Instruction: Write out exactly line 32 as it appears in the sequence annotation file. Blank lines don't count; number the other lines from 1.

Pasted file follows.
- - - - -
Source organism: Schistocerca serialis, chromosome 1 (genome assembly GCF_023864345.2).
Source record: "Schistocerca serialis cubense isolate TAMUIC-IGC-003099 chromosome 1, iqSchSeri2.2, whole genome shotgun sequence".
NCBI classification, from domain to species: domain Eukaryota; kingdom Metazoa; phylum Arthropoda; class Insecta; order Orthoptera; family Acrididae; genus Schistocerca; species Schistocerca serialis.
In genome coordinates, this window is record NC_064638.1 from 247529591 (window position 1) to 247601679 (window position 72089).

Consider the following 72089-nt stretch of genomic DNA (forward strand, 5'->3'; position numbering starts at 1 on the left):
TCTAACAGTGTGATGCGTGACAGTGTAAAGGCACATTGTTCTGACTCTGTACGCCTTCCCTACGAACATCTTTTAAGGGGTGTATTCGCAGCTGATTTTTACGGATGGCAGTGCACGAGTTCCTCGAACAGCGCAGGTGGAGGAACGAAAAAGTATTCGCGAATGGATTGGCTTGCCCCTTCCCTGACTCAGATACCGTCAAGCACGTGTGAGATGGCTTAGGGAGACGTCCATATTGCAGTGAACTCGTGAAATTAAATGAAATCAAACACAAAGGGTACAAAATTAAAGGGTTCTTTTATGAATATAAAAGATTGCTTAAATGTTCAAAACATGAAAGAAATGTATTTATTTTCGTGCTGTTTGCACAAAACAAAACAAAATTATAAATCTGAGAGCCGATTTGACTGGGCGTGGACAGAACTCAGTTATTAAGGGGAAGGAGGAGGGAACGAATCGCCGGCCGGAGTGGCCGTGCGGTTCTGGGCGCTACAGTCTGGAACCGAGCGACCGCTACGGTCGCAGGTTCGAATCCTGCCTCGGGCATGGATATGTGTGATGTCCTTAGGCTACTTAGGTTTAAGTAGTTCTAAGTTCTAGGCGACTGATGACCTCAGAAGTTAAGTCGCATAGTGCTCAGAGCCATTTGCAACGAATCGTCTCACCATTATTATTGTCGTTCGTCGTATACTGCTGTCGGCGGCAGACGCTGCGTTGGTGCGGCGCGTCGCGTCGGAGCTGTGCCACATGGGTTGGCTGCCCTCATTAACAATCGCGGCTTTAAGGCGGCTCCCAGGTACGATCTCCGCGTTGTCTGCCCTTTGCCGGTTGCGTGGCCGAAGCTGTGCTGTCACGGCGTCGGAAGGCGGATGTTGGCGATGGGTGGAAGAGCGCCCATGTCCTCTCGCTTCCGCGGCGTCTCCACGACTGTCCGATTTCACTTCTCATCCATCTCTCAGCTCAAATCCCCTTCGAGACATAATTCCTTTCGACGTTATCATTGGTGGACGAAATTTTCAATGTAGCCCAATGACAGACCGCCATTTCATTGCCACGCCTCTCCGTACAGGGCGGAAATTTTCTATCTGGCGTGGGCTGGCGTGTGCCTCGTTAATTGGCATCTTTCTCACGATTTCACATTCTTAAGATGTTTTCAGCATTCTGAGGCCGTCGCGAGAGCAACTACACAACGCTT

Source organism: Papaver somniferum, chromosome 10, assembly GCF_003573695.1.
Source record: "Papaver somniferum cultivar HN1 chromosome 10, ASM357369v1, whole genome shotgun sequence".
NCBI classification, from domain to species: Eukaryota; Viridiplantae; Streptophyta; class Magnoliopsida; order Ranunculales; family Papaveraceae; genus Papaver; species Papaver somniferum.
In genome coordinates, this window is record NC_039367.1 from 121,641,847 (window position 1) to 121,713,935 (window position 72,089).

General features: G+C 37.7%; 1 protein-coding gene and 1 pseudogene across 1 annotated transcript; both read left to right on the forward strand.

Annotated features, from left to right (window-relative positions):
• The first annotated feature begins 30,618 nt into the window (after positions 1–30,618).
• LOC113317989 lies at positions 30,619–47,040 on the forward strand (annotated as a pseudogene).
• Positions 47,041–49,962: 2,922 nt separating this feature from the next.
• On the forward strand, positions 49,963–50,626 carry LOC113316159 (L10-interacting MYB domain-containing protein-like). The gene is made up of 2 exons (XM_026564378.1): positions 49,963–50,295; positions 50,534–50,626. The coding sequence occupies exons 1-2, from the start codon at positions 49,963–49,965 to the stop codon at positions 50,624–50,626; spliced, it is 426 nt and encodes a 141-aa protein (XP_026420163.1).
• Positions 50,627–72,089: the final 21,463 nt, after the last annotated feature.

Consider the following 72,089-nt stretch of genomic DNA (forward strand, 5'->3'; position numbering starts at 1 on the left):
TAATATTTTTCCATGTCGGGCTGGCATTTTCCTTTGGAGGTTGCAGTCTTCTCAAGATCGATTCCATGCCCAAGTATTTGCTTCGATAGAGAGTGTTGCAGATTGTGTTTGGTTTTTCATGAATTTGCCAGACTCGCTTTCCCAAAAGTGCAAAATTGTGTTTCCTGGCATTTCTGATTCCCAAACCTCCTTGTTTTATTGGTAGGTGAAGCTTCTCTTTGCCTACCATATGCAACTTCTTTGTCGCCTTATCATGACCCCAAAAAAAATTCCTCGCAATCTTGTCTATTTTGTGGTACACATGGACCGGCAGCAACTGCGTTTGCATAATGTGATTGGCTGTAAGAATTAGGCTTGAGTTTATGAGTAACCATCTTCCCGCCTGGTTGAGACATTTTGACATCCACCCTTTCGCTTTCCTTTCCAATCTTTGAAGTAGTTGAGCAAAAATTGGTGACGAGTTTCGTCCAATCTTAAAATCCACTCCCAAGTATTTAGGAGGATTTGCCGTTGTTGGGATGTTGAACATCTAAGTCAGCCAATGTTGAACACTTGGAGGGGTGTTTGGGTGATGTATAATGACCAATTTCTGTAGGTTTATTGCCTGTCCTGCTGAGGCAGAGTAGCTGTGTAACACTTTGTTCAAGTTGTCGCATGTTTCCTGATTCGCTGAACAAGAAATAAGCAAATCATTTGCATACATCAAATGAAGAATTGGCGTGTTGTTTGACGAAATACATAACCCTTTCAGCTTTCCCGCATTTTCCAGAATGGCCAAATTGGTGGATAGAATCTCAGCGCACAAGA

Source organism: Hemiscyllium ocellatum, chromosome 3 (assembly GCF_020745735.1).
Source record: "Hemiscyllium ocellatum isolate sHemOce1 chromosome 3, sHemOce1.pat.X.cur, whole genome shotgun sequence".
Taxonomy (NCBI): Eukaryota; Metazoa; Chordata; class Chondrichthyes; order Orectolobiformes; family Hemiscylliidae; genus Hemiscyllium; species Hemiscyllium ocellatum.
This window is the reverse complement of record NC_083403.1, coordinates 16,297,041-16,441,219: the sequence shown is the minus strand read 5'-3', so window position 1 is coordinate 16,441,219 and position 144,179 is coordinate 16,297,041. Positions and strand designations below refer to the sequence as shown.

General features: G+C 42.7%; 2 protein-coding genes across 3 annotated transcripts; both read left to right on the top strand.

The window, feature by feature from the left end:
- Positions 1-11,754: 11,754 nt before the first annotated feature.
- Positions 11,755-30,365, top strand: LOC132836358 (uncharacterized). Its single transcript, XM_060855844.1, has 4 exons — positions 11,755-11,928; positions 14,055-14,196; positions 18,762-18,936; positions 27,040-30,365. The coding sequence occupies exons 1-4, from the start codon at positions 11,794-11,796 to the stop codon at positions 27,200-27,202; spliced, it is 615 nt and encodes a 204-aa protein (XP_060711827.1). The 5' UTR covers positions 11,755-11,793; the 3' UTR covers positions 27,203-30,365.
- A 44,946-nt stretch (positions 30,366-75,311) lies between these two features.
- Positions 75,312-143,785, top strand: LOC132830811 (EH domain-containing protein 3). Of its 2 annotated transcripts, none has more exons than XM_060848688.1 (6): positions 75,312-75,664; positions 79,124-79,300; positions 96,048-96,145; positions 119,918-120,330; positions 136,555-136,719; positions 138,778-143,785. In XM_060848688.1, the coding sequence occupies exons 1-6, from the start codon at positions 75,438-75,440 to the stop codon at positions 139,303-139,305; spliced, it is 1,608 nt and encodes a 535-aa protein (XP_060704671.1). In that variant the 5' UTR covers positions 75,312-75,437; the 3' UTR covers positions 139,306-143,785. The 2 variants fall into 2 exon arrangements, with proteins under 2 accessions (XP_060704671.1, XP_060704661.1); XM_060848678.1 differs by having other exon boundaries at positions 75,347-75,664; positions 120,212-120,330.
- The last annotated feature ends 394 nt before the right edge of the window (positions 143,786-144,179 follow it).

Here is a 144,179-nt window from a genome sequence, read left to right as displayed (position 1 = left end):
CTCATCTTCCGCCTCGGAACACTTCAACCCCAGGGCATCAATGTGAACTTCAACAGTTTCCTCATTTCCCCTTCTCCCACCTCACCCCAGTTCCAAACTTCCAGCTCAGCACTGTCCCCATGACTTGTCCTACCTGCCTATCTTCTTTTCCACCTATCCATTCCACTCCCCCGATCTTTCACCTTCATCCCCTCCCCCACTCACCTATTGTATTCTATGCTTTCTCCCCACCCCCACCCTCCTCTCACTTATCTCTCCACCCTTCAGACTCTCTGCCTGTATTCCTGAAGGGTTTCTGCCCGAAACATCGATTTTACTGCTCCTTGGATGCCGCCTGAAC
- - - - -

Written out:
CTCATCTTCCGCCTCGGAACACTTCAACCCCAGGGCATCAATGTGAACTTCAACAGTTTCCTCATTTCCCCTTCTCCCACCTCACCCCAGTTCCAAACTTCCAGCTCAGCACTGTCCCCATGACTTGTCCTACCTGCCTATCTTCTTTTCCACCTATCCATTCCACTCCCCCGATCTTTCACCTTCATCCCCTCCCCCACTCACCTATTGTATTCTATGCTTTCTCCCCACCCCCACCCTCCTCTCACTTATCTCTCCACCCTTCAGACTCTCTGCCTGTATTCCTGAAGGGTTTCTGCCCGAAACATCGATTTTACTGCTCCTTGGATGCCGCCTGAAC